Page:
Samsung Giorgio Armani B7620
Though it is large and bulky, the fact that it is designed by Giorgio Armani himself gives this handset a chic air of exclusivity. The 3.5-inch AMOLED resistive display is clear, but not always finger-friendly. The slide-out keypad is designed for comfortable prolonged use, and the display lifts to face you, for easier viewing. It was annoying to find that it uses the Windows Mobile OS, even if it is upgraded to version 6.5. However Samsung’s TouchWiz UI, with drag-and-drop widgets and multiple desktops, leaves minimal evidence that this is a Windows Mobile handset. The 800 MHz processor and dedicated graphics accelerator make for a good looking but sluggish (even with no background-running apps) UI.
Audio quality was superb, and FM radio reception quite good. The video player supports popular formats like DivX, XviD, MP4, 3gp, and H.264, and features TV-out. For connectivity, there’s WiFi, 3G, EDGE/GPRS, Bluetooth and USB 2.0, with Opera Mobile and IE Mobile browsers preloaded, and POP and IMAP e-mail support. Samsung’s Communities app lets you connect to Picasa and Flickr, but there are no apps for Facebook, Twitter or Orkut. The 5-megapixel camera features face- and smile-detection, image stabilisation, and video recording (at 640x480). Image quality was good in most conditions. On a single charge, it’ll give you about five hours of talk time, two days of usage. The price tag is hefty, despite its media prowess and functionality. Then again, it’s not designed for average everyday use, but for those who see their phones as status symbols. Blackberry Storm 2 9520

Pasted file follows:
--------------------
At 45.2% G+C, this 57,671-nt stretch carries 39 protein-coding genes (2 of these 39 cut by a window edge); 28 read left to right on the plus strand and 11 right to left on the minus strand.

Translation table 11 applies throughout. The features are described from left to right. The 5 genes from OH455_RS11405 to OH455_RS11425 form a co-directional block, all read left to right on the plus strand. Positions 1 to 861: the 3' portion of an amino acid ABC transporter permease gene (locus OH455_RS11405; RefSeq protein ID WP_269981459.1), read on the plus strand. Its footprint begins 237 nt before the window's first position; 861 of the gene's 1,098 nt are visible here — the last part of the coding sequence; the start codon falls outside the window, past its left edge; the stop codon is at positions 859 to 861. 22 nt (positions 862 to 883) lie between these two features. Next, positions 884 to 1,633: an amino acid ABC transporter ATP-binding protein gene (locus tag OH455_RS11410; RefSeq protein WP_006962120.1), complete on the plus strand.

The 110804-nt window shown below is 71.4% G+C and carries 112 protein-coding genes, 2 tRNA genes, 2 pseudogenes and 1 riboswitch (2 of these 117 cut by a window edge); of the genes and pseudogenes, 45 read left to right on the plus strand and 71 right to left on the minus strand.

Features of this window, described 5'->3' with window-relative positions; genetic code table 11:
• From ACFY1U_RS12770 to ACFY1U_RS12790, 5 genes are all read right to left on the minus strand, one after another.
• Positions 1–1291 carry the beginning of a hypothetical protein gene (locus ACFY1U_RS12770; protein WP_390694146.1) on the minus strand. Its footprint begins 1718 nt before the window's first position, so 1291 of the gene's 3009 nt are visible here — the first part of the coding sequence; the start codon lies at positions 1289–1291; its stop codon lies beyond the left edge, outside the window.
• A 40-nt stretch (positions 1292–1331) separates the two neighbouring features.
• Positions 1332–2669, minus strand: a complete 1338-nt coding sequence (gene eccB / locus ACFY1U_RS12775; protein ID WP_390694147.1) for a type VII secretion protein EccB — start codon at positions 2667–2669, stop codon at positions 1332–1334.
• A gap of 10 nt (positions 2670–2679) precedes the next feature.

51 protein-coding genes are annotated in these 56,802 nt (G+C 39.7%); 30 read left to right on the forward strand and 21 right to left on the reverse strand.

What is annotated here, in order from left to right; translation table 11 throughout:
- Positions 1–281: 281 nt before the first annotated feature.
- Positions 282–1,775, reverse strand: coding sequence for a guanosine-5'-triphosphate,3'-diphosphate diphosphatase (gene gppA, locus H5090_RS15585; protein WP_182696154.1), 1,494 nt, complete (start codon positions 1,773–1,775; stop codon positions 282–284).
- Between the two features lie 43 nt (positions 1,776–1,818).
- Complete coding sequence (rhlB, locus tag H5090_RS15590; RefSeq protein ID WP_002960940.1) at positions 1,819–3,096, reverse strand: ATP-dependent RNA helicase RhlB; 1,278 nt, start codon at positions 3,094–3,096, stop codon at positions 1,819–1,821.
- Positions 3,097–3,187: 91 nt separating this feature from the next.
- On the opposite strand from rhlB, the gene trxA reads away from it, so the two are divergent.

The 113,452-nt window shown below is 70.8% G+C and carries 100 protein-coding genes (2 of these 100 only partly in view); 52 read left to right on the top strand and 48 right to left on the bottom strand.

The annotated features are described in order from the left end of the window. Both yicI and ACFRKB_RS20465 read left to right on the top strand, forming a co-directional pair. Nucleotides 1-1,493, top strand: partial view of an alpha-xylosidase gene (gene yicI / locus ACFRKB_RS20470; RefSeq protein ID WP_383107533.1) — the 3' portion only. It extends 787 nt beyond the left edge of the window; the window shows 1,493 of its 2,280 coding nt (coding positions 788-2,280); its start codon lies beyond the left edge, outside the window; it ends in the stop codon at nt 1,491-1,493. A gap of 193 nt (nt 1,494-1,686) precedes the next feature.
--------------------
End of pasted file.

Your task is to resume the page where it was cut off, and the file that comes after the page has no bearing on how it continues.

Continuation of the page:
RIM has made a few changes to the overall design to the Storm2 over its predecessor. Separated buttons have given way to touch-sensitive keys. The SurePress panel in the touchscreen has been replaced with a standard, fixed capacitive touchscreen. It is 5 gms heavier, thanks to the addition of a Wi-Fi antenna and 1 GB (total 2 GB) of internal memory. Based on the BlackBerry OS version 5, it retains the 528 MHz processor, a bad idea. However, Flash memory has been doubled to 256 MB, and there’s a visible difference in speed. Audio quality is still good, and its video player supports popular video formats. Setting up e-mail is easy, but the Web browsers still lack Flash support. Instant messaging and social networking services are provided, with tonnes more downloadable from BlackBerry’s AppWorld.
Documents to Go allows you to open MS document files, but you won’t be able to edit them. The camera delivers good image quality, records 480x352 video, and supports Geotagging (but Blackberry Maps still isn’t supported in India). The battery delivers up to a day-and-a-half of usage, and talk time averaged at a decent 4 hours. At Rs. 31,990, the Storm 2 is a bit steeply priced, but it now comes with Wi-Fi and added memory. It has its issues, but the Storm 2 is still a good handset; its only competition being the Bold 9700 if touchscreens aren’t your thing. Content Courtesy: Chip Magzine
(This story appears in the 18 June, 2010 issue of Forbes India. You can buy our tablet version from Magzter.com. To visit our Archives, click here.)